||How can Zurich ensure its third-party business partners will be compliant with the GDPR?
||The GDPR requires specific terms to be included in agreements that relate to the processing of personal data. As part of our GDPR implementation efforts, Zurich is undergoing an extensive process to update all relevant contracts with third parties to ensure that any such processing of personal data takes place under appropriate contractual terms.
||Zurich has recently announced major investments in Robotics Process Automation and Artificial Intelligence to improve underwriting and claims management processes. What protection do customers have when a machine makes an important decision? How do we know the decision is made on sound data and comes to a reasonable conclusion?
||The GDPR affords people certain protection in the case of automated individual decision making (i.e., when a computer makes a significant decision about an individual based on personal information). Instances of fully automated individual decision making are not common today in many aspects of the insurance industry although that may change. Zurich has procedures to identify and ensure the necessary protection is embedded in processes that use automated decision making.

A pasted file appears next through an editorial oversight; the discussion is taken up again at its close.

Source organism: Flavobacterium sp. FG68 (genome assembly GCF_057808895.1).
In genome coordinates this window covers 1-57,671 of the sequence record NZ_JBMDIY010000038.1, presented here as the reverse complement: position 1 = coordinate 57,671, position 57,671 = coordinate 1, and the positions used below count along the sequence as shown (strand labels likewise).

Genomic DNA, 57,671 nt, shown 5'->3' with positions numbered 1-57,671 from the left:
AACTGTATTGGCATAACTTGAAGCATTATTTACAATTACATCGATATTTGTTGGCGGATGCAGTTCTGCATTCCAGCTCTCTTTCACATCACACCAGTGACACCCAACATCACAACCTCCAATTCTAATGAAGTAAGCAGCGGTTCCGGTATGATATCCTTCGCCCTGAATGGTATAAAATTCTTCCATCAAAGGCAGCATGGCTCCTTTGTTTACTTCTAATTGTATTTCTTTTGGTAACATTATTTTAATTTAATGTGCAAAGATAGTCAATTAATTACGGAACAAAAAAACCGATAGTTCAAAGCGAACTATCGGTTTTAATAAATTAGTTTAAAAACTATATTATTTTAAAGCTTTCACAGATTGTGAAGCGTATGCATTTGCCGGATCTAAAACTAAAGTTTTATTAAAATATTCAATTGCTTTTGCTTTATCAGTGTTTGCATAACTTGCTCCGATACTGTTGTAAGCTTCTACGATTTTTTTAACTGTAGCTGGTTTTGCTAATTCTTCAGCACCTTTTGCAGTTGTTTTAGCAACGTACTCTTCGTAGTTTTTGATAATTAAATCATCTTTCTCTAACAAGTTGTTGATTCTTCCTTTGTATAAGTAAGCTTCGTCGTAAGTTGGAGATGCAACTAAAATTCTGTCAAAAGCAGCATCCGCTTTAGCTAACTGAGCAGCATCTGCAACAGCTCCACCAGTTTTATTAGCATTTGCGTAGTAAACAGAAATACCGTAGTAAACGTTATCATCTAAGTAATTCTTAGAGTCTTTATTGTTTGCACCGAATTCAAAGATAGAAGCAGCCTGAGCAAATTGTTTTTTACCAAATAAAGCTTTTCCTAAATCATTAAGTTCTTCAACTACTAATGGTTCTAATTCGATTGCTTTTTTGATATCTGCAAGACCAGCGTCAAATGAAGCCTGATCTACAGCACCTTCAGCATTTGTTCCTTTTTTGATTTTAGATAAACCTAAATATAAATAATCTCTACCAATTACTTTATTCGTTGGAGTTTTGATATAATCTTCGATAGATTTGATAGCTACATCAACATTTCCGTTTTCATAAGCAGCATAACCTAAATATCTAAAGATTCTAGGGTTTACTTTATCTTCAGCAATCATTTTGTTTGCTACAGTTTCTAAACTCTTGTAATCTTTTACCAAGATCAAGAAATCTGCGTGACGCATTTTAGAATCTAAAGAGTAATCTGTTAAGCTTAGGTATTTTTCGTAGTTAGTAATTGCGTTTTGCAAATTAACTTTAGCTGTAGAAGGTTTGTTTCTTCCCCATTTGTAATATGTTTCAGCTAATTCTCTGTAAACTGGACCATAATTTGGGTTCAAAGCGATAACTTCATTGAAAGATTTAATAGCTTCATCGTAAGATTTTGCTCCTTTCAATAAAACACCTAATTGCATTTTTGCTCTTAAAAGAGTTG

||Does Zurich expect to appoint a Data Protection Officer (DPO)?
||The GDPR mandates the appointment of a Data Protection Officer (DPO) if a business’s core activities consist of processing that requires “regular and systematic monitoring” of data subjects (i.e., identifiable individuals) on a large scale, and/or involves processing of special categories of data, such as health information or criminal offenses. Additionally, Members State law may require the designation of a DPO under broader circumstances or criteria. It is expected that Zurich will have a designated DPO in the European jurisdictions in which we operate.
||What is Zurich’s record retention policy?
||Zurich's has a global data retention policy and complies with local regulatory requirements.
How does Zurich control the transfer of data out of the EEA?
Zurich has multi-lateral data processing agreements in place and currently relies on Model Clauses to ensure that personal data is appropriately protected when transferred outside of the EEA.